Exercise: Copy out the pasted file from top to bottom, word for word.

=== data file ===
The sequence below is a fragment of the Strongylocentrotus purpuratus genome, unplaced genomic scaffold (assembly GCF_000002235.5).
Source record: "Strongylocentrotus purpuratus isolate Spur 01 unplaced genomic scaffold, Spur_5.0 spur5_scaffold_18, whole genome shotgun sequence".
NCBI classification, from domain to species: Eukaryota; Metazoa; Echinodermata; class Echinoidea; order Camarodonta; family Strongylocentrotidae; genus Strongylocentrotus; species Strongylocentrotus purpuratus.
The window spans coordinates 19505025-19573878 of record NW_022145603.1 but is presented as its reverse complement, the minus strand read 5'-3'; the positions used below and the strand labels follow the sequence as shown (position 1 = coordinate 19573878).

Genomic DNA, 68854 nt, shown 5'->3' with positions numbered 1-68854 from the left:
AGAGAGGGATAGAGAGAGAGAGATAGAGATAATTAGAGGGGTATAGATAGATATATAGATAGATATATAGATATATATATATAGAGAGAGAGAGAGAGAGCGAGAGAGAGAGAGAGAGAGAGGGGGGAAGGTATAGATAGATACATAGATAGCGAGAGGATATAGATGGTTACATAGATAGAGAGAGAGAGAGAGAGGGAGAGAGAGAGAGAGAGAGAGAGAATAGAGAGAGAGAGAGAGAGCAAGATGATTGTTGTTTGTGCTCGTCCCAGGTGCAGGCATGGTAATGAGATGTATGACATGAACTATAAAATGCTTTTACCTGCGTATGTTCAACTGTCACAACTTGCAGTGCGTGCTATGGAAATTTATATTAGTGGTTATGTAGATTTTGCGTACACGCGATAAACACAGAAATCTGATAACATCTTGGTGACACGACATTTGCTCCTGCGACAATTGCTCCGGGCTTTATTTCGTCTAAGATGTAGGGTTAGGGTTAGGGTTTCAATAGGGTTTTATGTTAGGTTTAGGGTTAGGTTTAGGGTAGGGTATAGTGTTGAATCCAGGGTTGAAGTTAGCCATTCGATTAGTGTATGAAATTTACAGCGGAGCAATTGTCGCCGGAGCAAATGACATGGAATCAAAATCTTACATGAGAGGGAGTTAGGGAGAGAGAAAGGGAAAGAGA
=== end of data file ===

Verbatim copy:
The sequence below is a fragment of the Strongylocentrotus purpuratus genome, unplaced genomic scaffold (assembly GCF_000002235.5).
Source record: "Strongylocentrotus purpuratus isolate Spur 01 unplaced genomic scaffold, Spur_5.0 spur5_scaffold_18, whole genome shotgun sequence".
NCBI classification, from domain to species: Eukaryota; Metazoa; Echinodermata; class Echinoidea; order Camarodonta; family Strongylocentrotidae; genus Strongylocentrotus; species Strongylocentrotus purpuratus.
The window spans coordinates 19505025-19573878 of record NW_022145603.1 but is presented as its reverse complement, the minus strand read 5'-3'; the positions used below and the strand labels follow the sequence as shown (position 1 = coordinate 19573878).

Genomic DNA, 68854 nt, shown 5'->3' with positions numbered 1-68854 from the left:
AGAGAGGGATAGAGAGAGAGAGATAGAGATAATTAGAGGGGTATAGATAGATATATAGATAGATATATAGATATATATATATAGAGAGAGAGAGAGAGAGCGAGAGAGAGAGAGAGAGAGAGGGGGGAAGGTATAGATAGATACATAGATAGCGAGAGGATATAGATGGTTACATAGATAGAGAGAGAGAGAGAGAGGGAGAGAGAGAGAGAGAGAGAGAGAATAGAGAGAGAGAGAGAGAGCAAGATGATTGTTGTTTGTGCTCGTCCCAGGTGCAGGCATGGTAATGAGATGTATGACATGAACTATAAAATGCTTTTACCTGCGTATGTTCAACTGTCACAACTTGCAGTGCGTGCTATGGAAATTTATATTAGTGGTTATGTAGATTTTGCGTACACGCGATAAACACAGAAATCTGATAACATCTTGGTGACACGACATTTGCTCCTGCGACAATTGCTCCGGGCTTTATTTCGTCTAAGATGTAGGGTTAGGGTTAGGGTTTCAATAGGGTTTTATGTTAGGTTTAGGGTTAGGTTTAGGGTAGGGTATAGTGTTGAATCCAGGGTTGAAGTTAGCCATTCGATTAGTGTATGAAATTTACAGCGGAGCAATTGTCGCCGGAGCAAATGACATGGAATCAAAATCTTACATGAGAGGGAGTTAGGGAGAGAGAAAGGGAAAGAGA